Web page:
— Bernie Sanders (@BernieSanders) January 5, 2021

Congresswoman-elect Nikema Williams, who won Georgia's 5th district race in November, reiterated the importance of the runoffs in Sanders' video.

"Everything is on the line in Georgia," she said.

With Warnock and Ossoff now heading to the Senate, many progressives are hopeful that their wins will grant Democrats a smooth path forward in implementing a more left-leaning agenda. But during a recent conversation with Newsweek, Jennifer Lawless, a professor of politics at the University of Virginia, said the reality likely won't be as clear-cut. With narrow majorities in the House and Senate, Democratic leaders will have to strike a balance between securing legislative victories and avoiding alienating the more moderate members of their party.

"He won't be coming into this with a filibuster-proof Senate, or a substantial-enough majority where potentially vulnerable Democrats can opt not to toe the party line on a vote here or there," Lawless told Newsweek. She pointed to the 2010 midterm election as an example of when the unified Democratic government brought about by the 2008 election fractured following the legislation passed during former President Barack Obama's first two years in office.

"I think the goal will be to avoid what happened in 2010," Lawless said. "It's not just the Senate. There's a razor-thin margin in the House. So even if Democrats are able to hold the Senate, it might not be as easy to pass legislation in the House now as it has in the last two years, just because these Democrats see how vulnerable many of their colleagues were."

Biden's tendency to work with legislators on both sides of the aisle will also likely play a role, Lawless said.

"Given Joe Biden's proclivity to try and compromise, I can also imagine a scenario whereby he's going to, on occasion, want bipartisan support," she said. "If he can get a couple of those Republican votes, then that frees up some of these Democrats to vote no."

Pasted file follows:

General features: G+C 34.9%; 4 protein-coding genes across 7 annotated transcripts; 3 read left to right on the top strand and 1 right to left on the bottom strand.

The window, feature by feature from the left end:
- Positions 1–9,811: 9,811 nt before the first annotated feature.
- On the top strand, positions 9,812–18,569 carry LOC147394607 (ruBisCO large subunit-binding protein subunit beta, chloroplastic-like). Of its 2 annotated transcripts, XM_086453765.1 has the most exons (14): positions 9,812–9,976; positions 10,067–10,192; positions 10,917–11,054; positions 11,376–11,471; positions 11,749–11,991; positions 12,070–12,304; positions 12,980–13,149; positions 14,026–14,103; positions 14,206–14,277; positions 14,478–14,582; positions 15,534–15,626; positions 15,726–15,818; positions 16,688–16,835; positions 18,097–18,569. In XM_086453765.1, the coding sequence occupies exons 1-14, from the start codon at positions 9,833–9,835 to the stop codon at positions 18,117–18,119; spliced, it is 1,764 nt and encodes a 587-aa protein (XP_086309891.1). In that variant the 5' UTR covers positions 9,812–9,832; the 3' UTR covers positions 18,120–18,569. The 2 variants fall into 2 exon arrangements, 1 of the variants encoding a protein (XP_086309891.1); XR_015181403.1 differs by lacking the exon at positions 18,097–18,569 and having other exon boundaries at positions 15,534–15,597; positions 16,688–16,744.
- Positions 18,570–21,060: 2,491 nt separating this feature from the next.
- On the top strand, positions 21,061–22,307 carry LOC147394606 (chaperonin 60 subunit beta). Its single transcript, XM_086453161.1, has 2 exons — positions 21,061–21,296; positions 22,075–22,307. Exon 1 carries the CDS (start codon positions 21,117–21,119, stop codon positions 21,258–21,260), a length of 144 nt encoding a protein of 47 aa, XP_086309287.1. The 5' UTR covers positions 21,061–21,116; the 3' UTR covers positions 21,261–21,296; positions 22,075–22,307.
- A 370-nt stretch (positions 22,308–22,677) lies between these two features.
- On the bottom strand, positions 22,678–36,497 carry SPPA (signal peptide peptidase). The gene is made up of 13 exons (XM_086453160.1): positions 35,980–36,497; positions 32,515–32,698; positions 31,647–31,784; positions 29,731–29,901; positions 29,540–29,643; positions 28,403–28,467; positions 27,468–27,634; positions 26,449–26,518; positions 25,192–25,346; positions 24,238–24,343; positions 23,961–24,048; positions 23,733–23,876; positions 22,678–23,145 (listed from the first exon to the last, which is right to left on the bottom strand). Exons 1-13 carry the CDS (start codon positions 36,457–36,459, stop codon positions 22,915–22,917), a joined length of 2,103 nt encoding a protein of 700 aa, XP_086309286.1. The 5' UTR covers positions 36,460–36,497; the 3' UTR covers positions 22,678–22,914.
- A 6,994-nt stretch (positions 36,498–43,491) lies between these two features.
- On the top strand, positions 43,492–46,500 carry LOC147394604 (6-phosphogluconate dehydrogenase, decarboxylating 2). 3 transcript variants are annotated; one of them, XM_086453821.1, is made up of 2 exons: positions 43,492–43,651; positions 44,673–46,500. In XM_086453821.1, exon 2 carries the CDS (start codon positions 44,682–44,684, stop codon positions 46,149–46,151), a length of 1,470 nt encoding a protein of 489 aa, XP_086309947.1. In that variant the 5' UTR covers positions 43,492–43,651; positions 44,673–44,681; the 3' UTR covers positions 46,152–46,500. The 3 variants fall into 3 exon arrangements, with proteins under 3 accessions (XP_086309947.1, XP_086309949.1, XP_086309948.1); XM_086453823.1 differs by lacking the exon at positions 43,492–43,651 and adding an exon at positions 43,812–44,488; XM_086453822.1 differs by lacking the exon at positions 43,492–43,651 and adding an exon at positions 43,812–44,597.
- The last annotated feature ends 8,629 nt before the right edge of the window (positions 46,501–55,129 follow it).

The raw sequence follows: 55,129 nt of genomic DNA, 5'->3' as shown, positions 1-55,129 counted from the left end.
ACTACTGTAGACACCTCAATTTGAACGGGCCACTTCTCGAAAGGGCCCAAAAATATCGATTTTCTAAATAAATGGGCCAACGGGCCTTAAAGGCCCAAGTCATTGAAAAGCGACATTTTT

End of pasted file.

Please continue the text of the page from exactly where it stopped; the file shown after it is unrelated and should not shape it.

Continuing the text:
Even if Biden pursues bipartisanship on some legislative initiatives, Lawless said it is unlikely there will be much of it during his early days in office due to the current political climate.

"I think bipartisan support will be infrequent. I think there will be occasions where [Biden] feels like he can get it and he'll try for it. But I think the goal on most pieces of legislation will be to secure those 50 votes so that [Harris] can then cast the tie-breaking vote," Lawless said.

Now that Democrats have secured the seats needed to give Harris that power, "Harris is going to spend probably more time in the Senate than in the White House," Lawless told Newsweek.

The time Harris is anticipated to invest in the Senate as a result of the 50-50 party split also means she'll play a different role than that granted to most vice presidents. While some vice presidents take charge of a specific project or legislative issue, others are more involved in the day-to-day decision-making processes, as Biden was during the Obama administration.

"I think she'll have a much clearer legislative legacy than vice presidents typically do," Lawless said. "If Kamala Harris is the tie-breaking vote, there's nothing that's behind the scenes. She becomes basically the legislator-in-chief."

Though small majorities and concerns about the 2022 midterm elections could inspire some caution among Democrats, Lawless pointed out that having a united government means Biden will be able to push through policies not just by relying on executive orders, but with the weight of the legislature behind him.

"A lot of the activity that Biden might otherwise have to relegate to executive order—I'm thinking particularly issues regarding immigration—can now be codified into law, which makes it a lot more difficult for a Republican president to just undo these actions in the future," Lawless told Newsweek. "It's not only smoother sailing to get the agenda implemented. I think the agenda also then has more staying power."